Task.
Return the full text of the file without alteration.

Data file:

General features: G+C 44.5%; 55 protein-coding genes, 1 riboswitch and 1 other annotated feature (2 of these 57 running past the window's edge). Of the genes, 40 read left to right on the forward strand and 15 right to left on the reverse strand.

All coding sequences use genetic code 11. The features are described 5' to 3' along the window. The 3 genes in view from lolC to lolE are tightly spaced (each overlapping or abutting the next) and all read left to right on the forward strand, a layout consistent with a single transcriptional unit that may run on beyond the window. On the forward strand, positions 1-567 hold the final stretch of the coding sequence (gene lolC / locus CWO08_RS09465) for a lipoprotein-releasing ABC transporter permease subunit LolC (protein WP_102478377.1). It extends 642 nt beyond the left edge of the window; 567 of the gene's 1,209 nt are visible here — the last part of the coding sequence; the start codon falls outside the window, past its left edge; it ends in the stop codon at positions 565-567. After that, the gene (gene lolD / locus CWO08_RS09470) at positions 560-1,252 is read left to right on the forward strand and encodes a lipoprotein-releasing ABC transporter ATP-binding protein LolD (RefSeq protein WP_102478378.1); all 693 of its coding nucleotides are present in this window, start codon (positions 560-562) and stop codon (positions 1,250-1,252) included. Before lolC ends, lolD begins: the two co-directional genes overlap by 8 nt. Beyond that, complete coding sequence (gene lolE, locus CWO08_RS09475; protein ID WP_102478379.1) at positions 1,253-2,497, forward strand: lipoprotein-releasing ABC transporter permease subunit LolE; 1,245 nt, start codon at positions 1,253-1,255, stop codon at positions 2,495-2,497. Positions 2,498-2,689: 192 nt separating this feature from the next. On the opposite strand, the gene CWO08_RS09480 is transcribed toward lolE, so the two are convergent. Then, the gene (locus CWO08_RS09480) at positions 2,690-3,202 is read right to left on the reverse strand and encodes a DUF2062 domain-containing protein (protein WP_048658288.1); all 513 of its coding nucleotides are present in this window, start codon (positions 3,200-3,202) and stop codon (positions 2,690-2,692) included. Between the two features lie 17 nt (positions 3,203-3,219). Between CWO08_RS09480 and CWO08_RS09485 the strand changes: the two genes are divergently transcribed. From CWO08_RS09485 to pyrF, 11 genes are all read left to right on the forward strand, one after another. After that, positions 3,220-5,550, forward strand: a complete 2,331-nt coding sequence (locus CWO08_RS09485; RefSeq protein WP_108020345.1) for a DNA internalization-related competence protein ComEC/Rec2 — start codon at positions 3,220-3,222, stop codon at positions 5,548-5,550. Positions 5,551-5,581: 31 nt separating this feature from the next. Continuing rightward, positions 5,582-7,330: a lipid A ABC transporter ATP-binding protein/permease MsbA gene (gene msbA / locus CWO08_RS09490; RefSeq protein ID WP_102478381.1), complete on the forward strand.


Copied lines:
General features: G+C 44.5%; 55 protein-coding genes, 1 riboswitch and 1 other annotated feature (2 of these 57 running past the window's edge). Of the genes, 40 read left to right on the forward strand and 15 right to left on the reverse strand.

All coding sequences use genetic code 11. The features are described 5' to 3' along the window. The 3 genes in view from lolC to lolE are tightly spaced (each overlapping or abutting the next) and all read left to right on the forward strand, a layout consistent with a single transcriptional unit that may run on beyond the window. On the forward strand, positions 1-567 hold the final stretch of the coding sequence (gene lolC / locus CWO08_RS09465) for a lipoprotein-releasing ABC transporter permease subunit LolC (protein WP_102478377.1). It extends 642 nt beyond the left edge of the window; 567 of the gene's 1,209 nt are visible here — the last part of the coding sequence; the start codon falls outside the window, past its left edge; it ends in the stop codon at positions 565-567. After that, the gene (gene lolD / locus CWO08_RS09470) at positions 560-1,252 is read left to right on the forward strand and encodes a lipoprotein-releasing ABC transporter ATP-binding protein LolD (RefSeq protein WP_102478378.1); all 693 of its coding nucleotides are present in this window, start codon (positions 560-562) and stop codon (positions 1,250-1,252) included. Before lolC ends, lolD begins: the two co-directional genes overlap by 8 nt. Beyond that, complete coding sequence (gene lolE, locus CWO08_RS09475; protein ID WP_102478379.1) at positions 1,253-2,497, forward strand: lipoprotein-releasing ABC transporter permease subunit LolE; 1,245 nt, start codon at positions 1,253-1,255, stop codon at positions 2,495-2,497. Positions 2,498-2,689: 192 nt separating this feature from the next. On the opposite strand, the gene CWO08_RS09480 is transcribed toward lolE, so the two are convergent. Then, the gene (locus CWO08_RS09480) at positions 2,690-3,202 is read right to left on the reverse strand and encodes a DUF2062 domain-containing protein (protein WP_048658288.1); all 513 of its coding nucleotides are present in this window, start codon (positions 3,200-3,202) and stop codon (positions 2,690-2,692) included. Between the two features lie 17 nt (positions 3,203-3,219). Between CWO08_RS09480 and CWO08_RS09485 the strand changes: the two genes are divergently transcribed. From CWO08_RS09485 to pyrF, 11 genes are all read left to right on the forward strand, one after another. After that, positions 3,220-5,550, forward strand: a complete 2,331-nt coding sequence (locus CWO08_RS09485; RefSeq protein WP_108020345.1) for a DNA internalization-related competence protein ComEC/Rec2 — start codon at positions 3,220-3,222, stop codon at positions 5,548-5,550. Positions 5,551-5,581: 31 nt separating this feature from the next. Continuing rightward, positions 5,582-7,330: a lipid A ABC transporter ATP-binding protein/permease MsbA gene (gene msbA / locus CWO08_RS09490; RefSeq protein ID WP_102478381.1), complete on the forward strand.